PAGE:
The cause for a decline in landings also doesn’t appear to be a lack of fish. In 2019, anglers caught nearly 31 million striped bass; that number went up to over 32 million bass in 2020, about a 5 percent increase. When catch increases while effort remains flat, it’s reasonable to assume that a greater number of fish were available to anglers—something confirmed by anecdotal reports of large schools of small bass from the 2015 year class being encountered by anglers everywhere between Virginia and Maine.
What is harder to discern is whether the decline in landings was due to regulations imposed pursuant to Addendum VI, to the presence of fish that were too small for anglers to legally retain even before Addendum VI was adopted, or to anglers releasing a larger percentage of fish that they could have legally retained.
All three factors probably played a role, but there is little question that Addendum VI’s slot limit reduced the number of large fish retained by anglers. The only places where anglers could legally retain striped bass larger than 35 inches in 2020 were New Jersey, Virginia, and in Maryland during its spring “trophy” season; the latter area was the only place where bass over 38 inches could be legally landed.
In 2019, anglers harvested over 550,000 striped bass with a fork length of 33 inches or more (because NMFS data uses fork length, while state regulations generally use length-over-all data, I used a 33-inch fork length as equivalent to a 35-inch length-over-all, although that’s only a rough approximation); after Addendum VI imposed the 28- to 35-inch slot, the harvest of fish with a fork length over 33 inches dropped by almost half, to slightly under 230,000. That reduction in the number of larger bass that were retained would account for about half of the decline in landings between 2019 and 2020.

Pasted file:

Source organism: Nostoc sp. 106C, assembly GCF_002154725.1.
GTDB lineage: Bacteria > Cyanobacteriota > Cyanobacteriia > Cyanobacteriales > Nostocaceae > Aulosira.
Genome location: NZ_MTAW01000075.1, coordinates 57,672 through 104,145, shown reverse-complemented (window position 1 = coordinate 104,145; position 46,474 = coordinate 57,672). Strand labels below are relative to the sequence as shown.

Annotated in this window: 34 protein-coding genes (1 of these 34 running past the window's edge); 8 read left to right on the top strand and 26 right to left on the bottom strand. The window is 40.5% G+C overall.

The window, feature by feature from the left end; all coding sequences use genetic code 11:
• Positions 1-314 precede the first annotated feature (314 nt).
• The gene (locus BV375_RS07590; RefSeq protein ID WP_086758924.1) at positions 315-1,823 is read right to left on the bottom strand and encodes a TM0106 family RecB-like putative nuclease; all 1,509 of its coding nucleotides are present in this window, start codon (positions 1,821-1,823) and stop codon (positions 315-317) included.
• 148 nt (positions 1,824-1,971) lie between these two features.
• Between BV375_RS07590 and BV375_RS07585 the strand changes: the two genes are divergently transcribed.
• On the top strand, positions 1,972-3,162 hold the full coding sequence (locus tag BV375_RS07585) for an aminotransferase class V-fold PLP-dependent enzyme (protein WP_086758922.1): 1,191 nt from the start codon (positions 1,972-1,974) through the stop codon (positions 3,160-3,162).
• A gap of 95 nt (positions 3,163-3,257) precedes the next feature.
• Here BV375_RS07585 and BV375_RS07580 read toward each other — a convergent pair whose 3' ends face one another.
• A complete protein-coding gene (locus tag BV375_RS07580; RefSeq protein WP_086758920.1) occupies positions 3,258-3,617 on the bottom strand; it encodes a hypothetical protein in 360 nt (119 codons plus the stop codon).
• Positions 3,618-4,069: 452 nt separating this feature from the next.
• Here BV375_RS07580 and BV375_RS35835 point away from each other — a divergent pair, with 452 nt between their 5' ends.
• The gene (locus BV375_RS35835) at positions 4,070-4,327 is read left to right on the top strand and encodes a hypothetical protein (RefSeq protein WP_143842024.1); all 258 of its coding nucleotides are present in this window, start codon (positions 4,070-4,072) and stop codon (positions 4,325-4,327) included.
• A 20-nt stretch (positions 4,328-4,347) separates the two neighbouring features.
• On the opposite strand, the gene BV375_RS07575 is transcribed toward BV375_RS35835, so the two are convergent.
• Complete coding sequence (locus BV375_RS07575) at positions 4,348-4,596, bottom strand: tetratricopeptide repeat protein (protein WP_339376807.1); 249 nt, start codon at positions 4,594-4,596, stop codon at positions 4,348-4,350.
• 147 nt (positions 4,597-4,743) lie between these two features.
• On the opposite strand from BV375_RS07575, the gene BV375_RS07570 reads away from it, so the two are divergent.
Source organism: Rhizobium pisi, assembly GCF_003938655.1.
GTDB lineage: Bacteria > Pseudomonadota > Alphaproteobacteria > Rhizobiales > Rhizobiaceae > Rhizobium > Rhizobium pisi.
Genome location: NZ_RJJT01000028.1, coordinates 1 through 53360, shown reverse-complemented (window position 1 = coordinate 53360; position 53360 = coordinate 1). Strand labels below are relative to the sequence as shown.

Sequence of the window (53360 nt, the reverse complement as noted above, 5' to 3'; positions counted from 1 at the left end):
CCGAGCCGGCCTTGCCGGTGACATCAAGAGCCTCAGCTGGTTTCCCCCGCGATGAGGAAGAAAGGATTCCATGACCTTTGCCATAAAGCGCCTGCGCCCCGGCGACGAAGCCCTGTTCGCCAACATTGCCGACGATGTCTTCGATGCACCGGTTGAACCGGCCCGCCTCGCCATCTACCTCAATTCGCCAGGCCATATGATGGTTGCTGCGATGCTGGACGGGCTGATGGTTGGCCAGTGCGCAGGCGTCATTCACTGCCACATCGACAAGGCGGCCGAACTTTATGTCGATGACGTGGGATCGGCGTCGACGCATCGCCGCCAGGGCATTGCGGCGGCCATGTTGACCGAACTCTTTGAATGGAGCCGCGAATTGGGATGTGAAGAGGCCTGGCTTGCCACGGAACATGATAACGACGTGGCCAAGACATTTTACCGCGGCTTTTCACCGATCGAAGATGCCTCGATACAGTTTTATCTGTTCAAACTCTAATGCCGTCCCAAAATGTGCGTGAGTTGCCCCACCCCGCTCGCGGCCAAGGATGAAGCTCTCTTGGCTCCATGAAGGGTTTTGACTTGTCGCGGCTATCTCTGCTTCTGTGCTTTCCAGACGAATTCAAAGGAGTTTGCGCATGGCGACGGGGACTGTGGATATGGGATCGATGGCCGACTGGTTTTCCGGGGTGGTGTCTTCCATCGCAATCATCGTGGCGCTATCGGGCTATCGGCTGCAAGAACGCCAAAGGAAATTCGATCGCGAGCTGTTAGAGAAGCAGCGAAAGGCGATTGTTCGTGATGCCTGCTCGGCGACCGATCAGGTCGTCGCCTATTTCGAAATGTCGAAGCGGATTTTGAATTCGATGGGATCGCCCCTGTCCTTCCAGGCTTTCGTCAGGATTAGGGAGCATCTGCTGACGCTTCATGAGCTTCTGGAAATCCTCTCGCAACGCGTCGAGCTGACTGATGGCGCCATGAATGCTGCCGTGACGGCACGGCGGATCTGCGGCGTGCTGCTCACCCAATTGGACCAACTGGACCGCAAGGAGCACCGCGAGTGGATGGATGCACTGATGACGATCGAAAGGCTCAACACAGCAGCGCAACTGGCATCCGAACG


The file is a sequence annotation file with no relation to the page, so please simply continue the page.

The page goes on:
Given that, it would be difficult to argue that Addendum VI did not play a role, although it was probably not the only reason that 2020 landings were lower.
The other big question is whether Addendum VI met its goal of reducing landings by 18 percent, compared to 2017. In that regard, the Addendum appears to have been a success.
2017 striped bass landings were approximately 2.9 million fish. In 2020, only 1.7 million striped bass were landed. That’s nearly a 42 percent decrease, more than twice the 18 percent reduction called for in Addendum VI.
Of course, there’s more to reducing fishing mortality than just cutting landings; release mortality must be considered, too. But given that the number of bass released dropped from 38.0 million in 2017 to 30.7 million in 2020, a 19 percent reduction, it appears that the drop in release mortality fell within Addendum VI parameters, too.
Again, there can be multiple reasons for the decline in landings, apart from Addendum VI. 2020 effort was down somewhat compared to 2017, but nowhere near enough to account for the full 42 percent reduction in landings. And overall catch in 2020 was about 21 percent lower than it was in 2017 which, even when adjusted for lower angler effort, suggests that fewer fish were available to anglers (although, without a stock assessment update, that’s just a guess).
But the combination of declining effort and any decline in the number of fish that might have been available to anglers would only account for about half of the 42 percent reduction in landings since 2017. Given that, and given the 20.5 percent landings reduction between 2019 and 2020, when the Amendment's new management measures kicked in, it’s probably safe to assume that Addendum VI did, in fact, do its job.
Thus, the recently released 2020 striped bass catch and landings data paint a fairly clear picture. It reveals that landings continue to decline, and that Addendum VI is probably working at least as well, and very possibly better, than fishery managers had intended—at least in 2020.
That's all good news.
On Thursday, I’ll take a look at four stocks managed by the Mid-Atlantic Fishery Management Council, where the 2020 estimates tell very different stories. At least one of those stories is surprisingly good; others give cause for concern.